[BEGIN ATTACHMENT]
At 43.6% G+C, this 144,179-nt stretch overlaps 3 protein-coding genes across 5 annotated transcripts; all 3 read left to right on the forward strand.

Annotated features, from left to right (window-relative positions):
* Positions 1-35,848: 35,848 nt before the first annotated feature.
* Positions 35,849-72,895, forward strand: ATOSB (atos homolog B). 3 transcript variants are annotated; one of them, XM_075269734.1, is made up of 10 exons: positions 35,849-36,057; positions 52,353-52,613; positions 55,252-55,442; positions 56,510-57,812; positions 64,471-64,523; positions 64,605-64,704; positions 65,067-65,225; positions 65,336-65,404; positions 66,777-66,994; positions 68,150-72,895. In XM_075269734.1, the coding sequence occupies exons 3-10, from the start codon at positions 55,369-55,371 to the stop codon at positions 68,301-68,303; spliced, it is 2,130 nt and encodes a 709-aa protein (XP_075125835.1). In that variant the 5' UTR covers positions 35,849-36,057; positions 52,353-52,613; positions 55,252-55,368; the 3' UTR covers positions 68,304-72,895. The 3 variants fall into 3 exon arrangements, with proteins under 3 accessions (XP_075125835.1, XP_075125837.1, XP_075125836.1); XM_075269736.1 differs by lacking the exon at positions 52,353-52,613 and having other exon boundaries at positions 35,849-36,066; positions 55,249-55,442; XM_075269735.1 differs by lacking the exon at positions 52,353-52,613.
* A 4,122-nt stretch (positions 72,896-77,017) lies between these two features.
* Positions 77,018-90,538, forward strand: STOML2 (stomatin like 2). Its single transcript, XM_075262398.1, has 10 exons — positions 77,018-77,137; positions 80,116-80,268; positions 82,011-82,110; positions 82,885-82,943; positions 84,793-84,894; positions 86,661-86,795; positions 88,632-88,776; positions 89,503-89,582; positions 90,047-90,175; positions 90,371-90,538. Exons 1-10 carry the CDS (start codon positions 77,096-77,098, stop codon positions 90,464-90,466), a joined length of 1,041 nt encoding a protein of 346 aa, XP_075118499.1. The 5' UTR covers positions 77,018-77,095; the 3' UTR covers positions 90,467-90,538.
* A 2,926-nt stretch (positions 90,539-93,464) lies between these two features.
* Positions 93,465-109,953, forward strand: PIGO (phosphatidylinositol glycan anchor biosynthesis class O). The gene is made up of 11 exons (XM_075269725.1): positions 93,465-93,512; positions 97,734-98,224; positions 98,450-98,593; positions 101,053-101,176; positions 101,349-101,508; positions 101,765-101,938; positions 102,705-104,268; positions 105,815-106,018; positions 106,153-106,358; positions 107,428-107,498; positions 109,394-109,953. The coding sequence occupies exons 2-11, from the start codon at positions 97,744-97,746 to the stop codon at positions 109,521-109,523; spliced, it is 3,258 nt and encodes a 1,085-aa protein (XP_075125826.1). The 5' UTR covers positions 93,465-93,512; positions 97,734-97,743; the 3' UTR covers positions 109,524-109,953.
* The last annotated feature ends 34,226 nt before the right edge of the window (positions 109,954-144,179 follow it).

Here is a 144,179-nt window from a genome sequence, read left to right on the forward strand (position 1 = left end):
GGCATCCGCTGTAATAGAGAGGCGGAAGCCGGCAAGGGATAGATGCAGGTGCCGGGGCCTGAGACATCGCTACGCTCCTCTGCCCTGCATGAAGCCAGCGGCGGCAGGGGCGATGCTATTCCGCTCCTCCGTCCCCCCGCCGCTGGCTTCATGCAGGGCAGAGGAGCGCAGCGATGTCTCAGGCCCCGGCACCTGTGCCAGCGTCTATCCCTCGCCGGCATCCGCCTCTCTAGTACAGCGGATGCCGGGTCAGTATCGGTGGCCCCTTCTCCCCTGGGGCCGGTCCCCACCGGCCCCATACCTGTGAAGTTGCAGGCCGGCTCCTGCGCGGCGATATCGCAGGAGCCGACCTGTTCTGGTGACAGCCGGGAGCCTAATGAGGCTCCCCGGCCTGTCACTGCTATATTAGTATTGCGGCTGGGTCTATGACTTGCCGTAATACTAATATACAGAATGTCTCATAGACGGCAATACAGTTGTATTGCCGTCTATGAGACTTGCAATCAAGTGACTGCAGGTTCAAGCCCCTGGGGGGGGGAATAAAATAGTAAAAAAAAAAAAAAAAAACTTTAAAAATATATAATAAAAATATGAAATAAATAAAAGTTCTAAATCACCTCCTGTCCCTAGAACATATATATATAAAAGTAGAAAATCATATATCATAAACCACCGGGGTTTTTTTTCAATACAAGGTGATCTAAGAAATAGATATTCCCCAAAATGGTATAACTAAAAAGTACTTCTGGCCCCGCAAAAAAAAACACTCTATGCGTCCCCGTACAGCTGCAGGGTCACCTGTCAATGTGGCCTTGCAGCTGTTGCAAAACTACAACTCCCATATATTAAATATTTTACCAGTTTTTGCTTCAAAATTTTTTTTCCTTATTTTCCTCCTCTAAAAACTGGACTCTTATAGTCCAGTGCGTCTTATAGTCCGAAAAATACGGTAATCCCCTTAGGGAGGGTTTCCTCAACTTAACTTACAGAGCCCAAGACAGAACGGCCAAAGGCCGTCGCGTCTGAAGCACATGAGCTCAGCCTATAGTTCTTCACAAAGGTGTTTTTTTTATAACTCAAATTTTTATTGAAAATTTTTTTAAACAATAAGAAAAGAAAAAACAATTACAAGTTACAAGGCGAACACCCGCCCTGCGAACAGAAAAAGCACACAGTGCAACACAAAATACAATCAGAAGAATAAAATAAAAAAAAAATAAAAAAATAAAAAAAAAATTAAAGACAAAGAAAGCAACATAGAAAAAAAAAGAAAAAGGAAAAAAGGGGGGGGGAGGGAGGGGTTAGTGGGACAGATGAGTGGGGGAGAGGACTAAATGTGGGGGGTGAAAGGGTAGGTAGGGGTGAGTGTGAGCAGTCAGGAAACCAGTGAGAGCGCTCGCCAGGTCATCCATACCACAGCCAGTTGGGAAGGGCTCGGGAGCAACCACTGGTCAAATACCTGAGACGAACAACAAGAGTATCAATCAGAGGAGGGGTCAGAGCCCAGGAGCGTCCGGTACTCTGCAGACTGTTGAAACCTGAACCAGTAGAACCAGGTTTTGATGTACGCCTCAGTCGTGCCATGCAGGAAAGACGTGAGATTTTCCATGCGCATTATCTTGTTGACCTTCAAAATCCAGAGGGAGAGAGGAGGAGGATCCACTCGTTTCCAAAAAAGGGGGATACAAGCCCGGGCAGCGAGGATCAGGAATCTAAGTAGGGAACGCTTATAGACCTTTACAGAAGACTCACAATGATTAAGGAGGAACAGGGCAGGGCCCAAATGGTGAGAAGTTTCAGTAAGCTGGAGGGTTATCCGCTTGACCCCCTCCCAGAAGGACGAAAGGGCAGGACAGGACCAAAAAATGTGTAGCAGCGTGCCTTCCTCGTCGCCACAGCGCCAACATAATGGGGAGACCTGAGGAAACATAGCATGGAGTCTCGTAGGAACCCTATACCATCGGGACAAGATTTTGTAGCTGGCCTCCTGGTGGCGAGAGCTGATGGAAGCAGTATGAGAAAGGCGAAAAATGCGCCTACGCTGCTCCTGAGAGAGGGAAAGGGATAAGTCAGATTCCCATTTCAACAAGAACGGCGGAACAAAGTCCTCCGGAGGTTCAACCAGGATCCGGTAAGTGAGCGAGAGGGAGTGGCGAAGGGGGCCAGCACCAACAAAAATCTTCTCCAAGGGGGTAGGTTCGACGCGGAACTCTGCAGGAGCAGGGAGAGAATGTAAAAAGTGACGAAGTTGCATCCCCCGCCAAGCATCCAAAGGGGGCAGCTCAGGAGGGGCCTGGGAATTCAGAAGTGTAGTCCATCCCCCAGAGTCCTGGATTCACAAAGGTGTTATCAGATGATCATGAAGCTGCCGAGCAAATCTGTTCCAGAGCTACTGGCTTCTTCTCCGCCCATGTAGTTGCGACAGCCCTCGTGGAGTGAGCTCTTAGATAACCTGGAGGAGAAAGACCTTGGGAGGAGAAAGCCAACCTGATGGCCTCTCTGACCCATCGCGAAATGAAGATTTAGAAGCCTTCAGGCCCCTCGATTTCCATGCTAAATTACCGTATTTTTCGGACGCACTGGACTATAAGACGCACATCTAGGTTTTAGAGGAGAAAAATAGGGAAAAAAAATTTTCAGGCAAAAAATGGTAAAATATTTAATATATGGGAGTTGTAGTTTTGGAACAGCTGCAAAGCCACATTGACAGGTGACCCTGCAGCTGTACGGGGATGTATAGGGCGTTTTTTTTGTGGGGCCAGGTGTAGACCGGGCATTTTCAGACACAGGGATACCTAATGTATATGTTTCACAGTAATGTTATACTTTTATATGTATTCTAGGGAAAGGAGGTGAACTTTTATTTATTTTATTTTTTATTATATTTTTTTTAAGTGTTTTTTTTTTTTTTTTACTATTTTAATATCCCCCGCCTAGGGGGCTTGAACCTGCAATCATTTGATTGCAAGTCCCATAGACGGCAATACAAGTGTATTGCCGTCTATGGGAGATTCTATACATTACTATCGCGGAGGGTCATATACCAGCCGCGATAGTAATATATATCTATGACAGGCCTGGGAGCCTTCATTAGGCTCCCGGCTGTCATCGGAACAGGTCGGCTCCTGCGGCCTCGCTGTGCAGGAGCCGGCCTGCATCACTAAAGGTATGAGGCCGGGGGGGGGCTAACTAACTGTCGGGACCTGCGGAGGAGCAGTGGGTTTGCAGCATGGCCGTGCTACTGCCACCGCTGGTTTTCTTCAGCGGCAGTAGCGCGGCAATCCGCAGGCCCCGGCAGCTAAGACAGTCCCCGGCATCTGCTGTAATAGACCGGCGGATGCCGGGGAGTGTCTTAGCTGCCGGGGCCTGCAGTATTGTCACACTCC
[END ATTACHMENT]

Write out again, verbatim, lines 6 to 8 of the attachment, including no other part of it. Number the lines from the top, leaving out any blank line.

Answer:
* Positions 77,018-90,538, forward strand: STOML2 (stomatin like 2). Its single transcript, XM_075262398.1, has 10 exons — positions 77,018-77,137; positions 80,116-80,268; positions 82,011-82,110; positions 82,885-82,943; positions 84,793-84,894; positions 86,661-86,795; positions 88,632-88,776; positions 89,503-89,582; positions 90,047-90,175; positions 90,371-90,538. Exons 1-10 carry the CDS (start codon positions 77,096-77,098, stop codon positions 90,464-90,466), a joined length of 1,041 nt encoding a protein of 346 aa, XP_075118499.1. The 5' UTR covers positions 77,018-77,095; the 3' UTR covers positions 90,467-90,538.
* A 2,926-nt stretch (positions 90,539-93,464) lies between these two features.
* Positions 93,465-109,953, forward strand: PIGO (phosphatidylinositol glycan anchor biosynthesis class O). The gene is made up of 11 exons (XM_075269725.1): positions 93,465-93,512; positions 97,734-98,224; positions 98,450-98,593; positions 101,053-101,176; positions 101,349-101,508; positions 101,765-101,938; positions 102,705-104,268; positions 105,815-106,018; positions 106,153-106,358; positions 107,428-107,498; positions 109,394-109,953. The coding sequence occupies exons 2-11, from the start codon at positions 97,744-97,746 to the stop codon at positions 109,521-109,523; spliced, it is 3,258 nt and encodes a 1,085-aa protein (XP_075125826.1). The 5' UTR covers positions 93,465-93,512; positions 97,734-97,743; the 3' UTR covers positions 109,524-109,953.